Thursday, 29 January 2015

Why should I do business with you?

Every salesperson should be able to answer this question on demand.

Consider for a moment how you would respond if a potential customer asked this question of you.

Most salespeople answer this question directly by giving the customer what they perceive to be strong reasons to do business with their company.  The mistake many people make is that they feel they need to provide an exhaustive list to convince the customer.

Take a look at the example below:

...Because we offer exceptional, award winning customer service with phone lines open from 7am to 7pm.  We have 20 years experience in this market and we also have a price match guarantee.  You will find our back up service second to none and we will provide you with a dedicated Account Manager...

This response sounds impressive in terms of quality (if true) but the salesperson has fallen into the trap of reeling off a list of reasons without knowing if any of these factors are important to the customer.

You could list 20 fantastic points or USP's about your business yet still fail to hit the right button from the customer's perspective.

To avoid the list trap there is a simple 4 step process to follow:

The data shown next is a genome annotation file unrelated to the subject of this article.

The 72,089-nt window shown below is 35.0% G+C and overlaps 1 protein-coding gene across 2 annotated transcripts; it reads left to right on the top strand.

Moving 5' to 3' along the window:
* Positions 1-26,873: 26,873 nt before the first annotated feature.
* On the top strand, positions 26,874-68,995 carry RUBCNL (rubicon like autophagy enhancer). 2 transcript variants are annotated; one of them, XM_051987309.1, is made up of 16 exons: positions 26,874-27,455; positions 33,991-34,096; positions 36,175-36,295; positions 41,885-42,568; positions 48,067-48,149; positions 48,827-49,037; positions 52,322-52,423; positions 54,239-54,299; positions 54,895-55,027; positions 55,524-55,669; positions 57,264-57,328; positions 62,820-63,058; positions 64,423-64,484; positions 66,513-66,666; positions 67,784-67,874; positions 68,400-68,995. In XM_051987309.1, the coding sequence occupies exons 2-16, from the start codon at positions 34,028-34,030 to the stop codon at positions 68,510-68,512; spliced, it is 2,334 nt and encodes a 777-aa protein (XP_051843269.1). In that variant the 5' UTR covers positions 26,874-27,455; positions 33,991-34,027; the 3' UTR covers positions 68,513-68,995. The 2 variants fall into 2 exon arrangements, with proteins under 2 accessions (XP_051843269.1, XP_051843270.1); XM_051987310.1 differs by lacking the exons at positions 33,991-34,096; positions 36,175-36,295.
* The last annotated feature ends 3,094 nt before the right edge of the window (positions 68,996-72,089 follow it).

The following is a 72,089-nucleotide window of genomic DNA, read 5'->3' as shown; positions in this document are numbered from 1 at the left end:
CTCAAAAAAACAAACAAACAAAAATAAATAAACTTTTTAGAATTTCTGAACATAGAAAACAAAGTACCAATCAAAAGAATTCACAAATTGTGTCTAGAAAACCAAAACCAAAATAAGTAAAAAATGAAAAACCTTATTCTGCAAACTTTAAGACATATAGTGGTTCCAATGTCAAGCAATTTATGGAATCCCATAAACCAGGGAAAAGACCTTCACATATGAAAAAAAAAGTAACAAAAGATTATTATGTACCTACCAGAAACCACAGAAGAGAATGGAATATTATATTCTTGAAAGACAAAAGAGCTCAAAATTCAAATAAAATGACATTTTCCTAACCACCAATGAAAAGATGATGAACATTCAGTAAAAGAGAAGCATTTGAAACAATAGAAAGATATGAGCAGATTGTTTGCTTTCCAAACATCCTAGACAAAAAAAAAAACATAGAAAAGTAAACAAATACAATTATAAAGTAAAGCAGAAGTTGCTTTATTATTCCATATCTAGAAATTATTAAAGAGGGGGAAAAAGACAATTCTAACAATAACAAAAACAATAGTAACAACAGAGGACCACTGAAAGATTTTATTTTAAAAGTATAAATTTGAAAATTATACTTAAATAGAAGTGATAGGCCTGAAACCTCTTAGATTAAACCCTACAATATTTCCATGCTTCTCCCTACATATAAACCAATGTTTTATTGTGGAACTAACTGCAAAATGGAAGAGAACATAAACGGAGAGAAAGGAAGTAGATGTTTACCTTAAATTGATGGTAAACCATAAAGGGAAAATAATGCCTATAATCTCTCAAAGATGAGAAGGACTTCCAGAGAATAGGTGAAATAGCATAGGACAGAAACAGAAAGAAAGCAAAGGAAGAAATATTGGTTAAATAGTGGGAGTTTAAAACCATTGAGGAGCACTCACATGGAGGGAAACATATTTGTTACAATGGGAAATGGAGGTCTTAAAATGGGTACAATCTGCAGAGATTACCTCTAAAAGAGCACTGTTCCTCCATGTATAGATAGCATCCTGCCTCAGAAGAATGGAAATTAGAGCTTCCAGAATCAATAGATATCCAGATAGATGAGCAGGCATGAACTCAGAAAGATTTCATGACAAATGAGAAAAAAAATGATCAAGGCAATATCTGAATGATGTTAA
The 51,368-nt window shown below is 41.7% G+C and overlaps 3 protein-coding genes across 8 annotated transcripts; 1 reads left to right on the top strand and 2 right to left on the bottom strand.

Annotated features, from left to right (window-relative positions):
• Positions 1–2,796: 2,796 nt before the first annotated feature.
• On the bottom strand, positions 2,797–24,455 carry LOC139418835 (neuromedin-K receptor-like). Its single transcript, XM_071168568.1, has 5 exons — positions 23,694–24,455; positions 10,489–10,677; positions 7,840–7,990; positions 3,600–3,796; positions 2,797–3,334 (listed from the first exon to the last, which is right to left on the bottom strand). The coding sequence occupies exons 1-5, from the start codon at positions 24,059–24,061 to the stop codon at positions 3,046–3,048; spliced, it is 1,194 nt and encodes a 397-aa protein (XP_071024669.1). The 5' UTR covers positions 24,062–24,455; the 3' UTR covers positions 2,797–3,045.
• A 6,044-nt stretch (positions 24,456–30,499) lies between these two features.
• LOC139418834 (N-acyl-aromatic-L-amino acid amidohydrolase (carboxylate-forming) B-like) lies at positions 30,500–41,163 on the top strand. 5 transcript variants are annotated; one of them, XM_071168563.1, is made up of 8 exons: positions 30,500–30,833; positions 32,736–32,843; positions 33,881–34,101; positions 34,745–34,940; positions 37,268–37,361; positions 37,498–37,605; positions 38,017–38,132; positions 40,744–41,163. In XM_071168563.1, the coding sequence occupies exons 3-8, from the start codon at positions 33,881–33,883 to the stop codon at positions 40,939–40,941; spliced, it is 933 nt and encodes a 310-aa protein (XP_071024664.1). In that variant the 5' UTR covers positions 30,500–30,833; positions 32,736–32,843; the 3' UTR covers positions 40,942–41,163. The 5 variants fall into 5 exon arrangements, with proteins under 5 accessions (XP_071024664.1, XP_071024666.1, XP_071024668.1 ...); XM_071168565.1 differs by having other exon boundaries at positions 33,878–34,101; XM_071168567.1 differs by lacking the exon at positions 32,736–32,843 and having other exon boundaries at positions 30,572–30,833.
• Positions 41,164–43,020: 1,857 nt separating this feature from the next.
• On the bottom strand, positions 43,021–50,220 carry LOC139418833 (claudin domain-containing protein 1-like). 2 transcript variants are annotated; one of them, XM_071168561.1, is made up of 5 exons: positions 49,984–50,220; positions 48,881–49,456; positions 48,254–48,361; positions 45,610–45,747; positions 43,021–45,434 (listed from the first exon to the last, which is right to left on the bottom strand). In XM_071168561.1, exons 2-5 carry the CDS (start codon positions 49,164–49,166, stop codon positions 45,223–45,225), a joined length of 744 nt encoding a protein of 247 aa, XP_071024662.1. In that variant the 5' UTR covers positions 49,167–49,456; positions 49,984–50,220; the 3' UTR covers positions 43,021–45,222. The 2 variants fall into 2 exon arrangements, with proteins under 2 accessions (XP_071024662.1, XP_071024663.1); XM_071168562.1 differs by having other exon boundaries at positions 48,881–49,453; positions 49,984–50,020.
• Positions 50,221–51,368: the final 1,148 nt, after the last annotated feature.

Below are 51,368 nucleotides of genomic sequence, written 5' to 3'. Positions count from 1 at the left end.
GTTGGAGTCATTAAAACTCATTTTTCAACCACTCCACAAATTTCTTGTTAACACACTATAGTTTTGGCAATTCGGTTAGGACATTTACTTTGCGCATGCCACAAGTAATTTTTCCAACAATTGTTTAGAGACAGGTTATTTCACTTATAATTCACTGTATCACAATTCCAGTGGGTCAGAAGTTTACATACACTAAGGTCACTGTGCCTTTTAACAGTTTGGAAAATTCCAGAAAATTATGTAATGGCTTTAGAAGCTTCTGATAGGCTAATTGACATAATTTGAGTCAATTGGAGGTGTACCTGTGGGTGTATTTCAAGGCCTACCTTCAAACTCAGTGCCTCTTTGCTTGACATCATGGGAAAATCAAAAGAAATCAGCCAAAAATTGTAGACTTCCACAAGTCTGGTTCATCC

1. Answer the question by telling the customer that there are a number of reasons why they should do business with your company.
  2. Select one (or maximum two) of the most impressive areas of your business and present these to your customer (tailor these to the customer where possible).
  3. Tell the customer you are interested in understanding what's vital from their perspective.
  4. Finally, ask the customer what are the most important factors that will influence their final decision.
    Customer - I have 3 companies on the shortlist, one of which is yours.  So tell me what's special about your company and why I should go with you.
    Salesperson - There are a number of reasons why you should use (our company) such as the fact that we manufacturer our entire range here in the UK and offer a 5 year guarantee on all products.  However I am more interested in finding out what the priorities are for you.  So what are the most important factors you will consider when making your final decision?
    The beauty of this type of response is that it directly answers the customer's question / challenge without boring them with a long list.